According To Data, Couples Who Save Together Stay Together
In all marriages, the honeymoon phase will eventually end, but that doesn’t mean the couple can’t maintain a healthy and happy relationship for the rest of their lives. While teamwork and compromise can strengthen the couple emotionally, these virtues can also strengthen them financially.
It’s no secret that spouses will need to have “the money talk” early in their marriage, and preferably before they walk down the aisle. Shared finances are a big deal, and oftentimes a stressful or touchy subject. According to a recent study conducted by Sonya Britt, a Kansas State University researcher, arguing about money is the top predictor of divorce. The study, titled “Examining the Relationship Between Financial Issues and Divorce,”looked at longitudinal data from more than 4,500 couples as part of the National Survey of Families and Households. That data concluded that arguments about money were longer and usually more intense than other types of marital disagreements.
The research also uncovered reasons why this type of argument in particular causes a rift between couples, including:
- Deeper issues like power and trust.
- The couple experiencing a negative financial event, like job loss.
- Financial stress overwhelming the couple.
- Differing beliefs about money, like status vs. security.
In an effort to help prevent your marriage from crumbling, it’s crucial that you and your partner proactively establish effective planning and communication surrounding your finances. As a result, achieving goals like decreasing debt and saving for your future will be much more viable (and enjoyable).
Build On a Solid Foundation
When planning to get married or when just starting your new life together as a married couple, work to get yourself in as good a financial situation as possible so that you’re in good shape when the time comes to merge finances. You can lay a solid financial foundation with your spouse by:
- Paying off as much debt as possible
- Cancelling extra accounts that are costing you money
- Dropping bad money habits
- Educating yourself on how to spend wisely
- Writing your spouse into your will
- Adding them to your life insurance policy and 401K
Money issues in marriages almost always stem back to communication. You need to talk about your finances together frequently, forever (in good times and in bad), to uphold accountability and work through roadblocks. You can ensure communication about money is a constant in your relationship by setting weekly “money dates” with your partner where you discuss matters big and small. The goal is to uncover anything and everything in order to deepen your understanding of each others’ money habits and get on the same page. Ask open-ended questions like:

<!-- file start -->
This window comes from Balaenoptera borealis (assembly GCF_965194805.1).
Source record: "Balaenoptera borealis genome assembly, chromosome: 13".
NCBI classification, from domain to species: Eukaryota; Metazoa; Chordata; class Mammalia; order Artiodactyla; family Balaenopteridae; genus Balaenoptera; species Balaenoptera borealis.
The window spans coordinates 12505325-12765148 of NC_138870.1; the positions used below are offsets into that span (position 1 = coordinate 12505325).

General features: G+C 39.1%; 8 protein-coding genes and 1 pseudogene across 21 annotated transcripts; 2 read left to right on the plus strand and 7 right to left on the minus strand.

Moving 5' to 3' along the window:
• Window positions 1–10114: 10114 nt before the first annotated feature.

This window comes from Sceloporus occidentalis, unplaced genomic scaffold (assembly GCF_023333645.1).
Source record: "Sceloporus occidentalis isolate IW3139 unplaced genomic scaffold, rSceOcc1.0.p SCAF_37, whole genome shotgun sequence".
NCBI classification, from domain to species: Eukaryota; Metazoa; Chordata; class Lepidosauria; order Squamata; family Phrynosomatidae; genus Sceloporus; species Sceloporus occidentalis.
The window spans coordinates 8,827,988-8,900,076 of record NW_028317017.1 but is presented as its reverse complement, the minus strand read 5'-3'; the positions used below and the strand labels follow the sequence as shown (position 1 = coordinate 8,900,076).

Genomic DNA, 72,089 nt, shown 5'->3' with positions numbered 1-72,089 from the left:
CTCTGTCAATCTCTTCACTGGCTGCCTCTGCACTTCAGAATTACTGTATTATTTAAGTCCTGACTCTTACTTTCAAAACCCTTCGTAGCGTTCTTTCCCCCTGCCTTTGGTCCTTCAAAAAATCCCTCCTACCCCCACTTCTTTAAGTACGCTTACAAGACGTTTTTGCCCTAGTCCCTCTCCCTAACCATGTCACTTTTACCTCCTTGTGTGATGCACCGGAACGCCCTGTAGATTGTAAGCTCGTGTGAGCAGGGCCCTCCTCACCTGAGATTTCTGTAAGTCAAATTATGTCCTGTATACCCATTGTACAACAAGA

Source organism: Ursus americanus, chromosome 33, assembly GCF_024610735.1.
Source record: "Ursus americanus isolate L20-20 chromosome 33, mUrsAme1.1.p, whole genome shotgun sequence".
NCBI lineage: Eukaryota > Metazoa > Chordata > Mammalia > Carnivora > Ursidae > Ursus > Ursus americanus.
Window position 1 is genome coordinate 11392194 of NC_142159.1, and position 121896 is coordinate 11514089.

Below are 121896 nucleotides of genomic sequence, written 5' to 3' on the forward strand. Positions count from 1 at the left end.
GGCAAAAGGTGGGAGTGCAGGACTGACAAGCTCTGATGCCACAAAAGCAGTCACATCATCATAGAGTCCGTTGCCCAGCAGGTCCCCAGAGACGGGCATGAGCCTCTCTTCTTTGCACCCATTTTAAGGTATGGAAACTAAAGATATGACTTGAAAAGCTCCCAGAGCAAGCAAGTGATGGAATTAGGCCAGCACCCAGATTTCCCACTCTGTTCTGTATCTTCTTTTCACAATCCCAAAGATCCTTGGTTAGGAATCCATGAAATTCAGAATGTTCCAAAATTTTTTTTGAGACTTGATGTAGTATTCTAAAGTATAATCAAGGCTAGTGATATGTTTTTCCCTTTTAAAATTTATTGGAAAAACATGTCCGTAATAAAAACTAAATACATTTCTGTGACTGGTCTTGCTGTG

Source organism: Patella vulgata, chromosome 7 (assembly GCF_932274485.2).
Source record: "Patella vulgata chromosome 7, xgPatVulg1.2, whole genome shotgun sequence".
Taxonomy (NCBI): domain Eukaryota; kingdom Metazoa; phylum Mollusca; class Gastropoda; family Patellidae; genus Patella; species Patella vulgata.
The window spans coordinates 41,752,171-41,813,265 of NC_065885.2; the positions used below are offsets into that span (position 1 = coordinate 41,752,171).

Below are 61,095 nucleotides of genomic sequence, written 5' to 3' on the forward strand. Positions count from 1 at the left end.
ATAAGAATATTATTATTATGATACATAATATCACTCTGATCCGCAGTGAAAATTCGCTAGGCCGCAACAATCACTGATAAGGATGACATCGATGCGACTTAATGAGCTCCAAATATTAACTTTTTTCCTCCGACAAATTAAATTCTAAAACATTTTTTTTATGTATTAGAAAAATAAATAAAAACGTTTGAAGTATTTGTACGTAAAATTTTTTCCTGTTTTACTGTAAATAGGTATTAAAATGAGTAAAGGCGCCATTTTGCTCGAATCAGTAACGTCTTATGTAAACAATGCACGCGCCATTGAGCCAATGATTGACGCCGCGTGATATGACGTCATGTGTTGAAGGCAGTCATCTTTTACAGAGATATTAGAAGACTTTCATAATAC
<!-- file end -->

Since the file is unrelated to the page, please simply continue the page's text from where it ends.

- How did your parents handle money?
- Do friends and family ask you for loans? Do you ask family and friends for money?
- How did you begin your independent financial life? When did you start paying your own bills? Did you ever run into trouble with debt?
- How do you define “needs” versus “wants”?
- Do you use cash, credit cards, or checks? How often do you sit down and review your circumstances against your financial goals?
- How does spending and saving define you as a person…how do you want to be seen by your friends and family?
Keep your conversations frank and honest – know what their spending power is, what debt they might be in, their credit score, how to access their accounts, what their goals are, and where their money is. But, remember to choose your words wisely. Speaking intentionally, and with respect and kindness, allows everyone to have a more productive conversation.
Succeed As a Team
When married, every financial decision should be made as a team. This includes splitting your funds. Remain fair and reasonable by determining your percentage of the contribution by yoursalary. You are working to improve your finances together, but that doesn’t mean you need to split things right down the middle. Contributing to your expenses should make sense for the couple as a unit.
Both of you should sit down and do the math on all of your monthly expenses, including mortgage, groceries, and bills. Then, set a fixed amount to ensure both partners are happy. For instance, maybe you and your spouse agree that you can each spend $75 a week — without judgment.
Once you are both on the same page with financial goals, you can work together to develop a money strategy that incorporates both of your individual ideas. Just as a successful marriage requires consideration, balance, and persistence, so does a financially sound couple with a bright future.
The article is reprinted by permission from LevantoFiinancial